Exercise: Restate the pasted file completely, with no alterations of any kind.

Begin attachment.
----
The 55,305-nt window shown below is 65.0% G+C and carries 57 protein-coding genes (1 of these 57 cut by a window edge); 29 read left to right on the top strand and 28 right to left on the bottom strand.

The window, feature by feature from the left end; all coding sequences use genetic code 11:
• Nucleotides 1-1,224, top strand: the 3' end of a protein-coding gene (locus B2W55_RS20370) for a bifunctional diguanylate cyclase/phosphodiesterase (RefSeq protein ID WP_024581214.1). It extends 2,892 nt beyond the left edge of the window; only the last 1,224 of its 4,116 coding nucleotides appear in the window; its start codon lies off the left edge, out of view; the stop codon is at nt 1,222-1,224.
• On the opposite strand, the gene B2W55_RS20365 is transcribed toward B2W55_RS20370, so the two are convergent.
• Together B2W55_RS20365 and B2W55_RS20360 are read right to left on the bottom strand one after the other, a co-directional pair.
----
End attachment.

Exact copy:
The 55,305-nt window shown below is 65.0% G+C and carries 57 protein-coding genes (1 of these 57 cut by a window edge); 29 read left to right on the top strand and 28 right to left on the bottom strand.

The window, feature by feature from the left end; all coding sequences use genetic code 11:
• Nucleotides 1-1,224, top strand: the 3' end of a protein-coding gene (locus B2W55_RS20370) for a bifunctional diguanylate cyclase/phosphodiesterase (RefSeq protein ID WP_024581214.1). It extends 2,892 nt beyond the left edge of the window; only the last 1,224 of its 4,116 coding nucleotides appear in the window; its start codon lies off the left edge, out of view; the stop codon is at nt 1,222-1,224.
• On the opposite strand, the gene B2W55_RS20365 is transcribed toward B2W55_RS20370, so the two are convergent.
• Together B2W55_RS20365 and B2W55_RS20360 are read right to left on the bottom strand one after the other, a co-directional pair.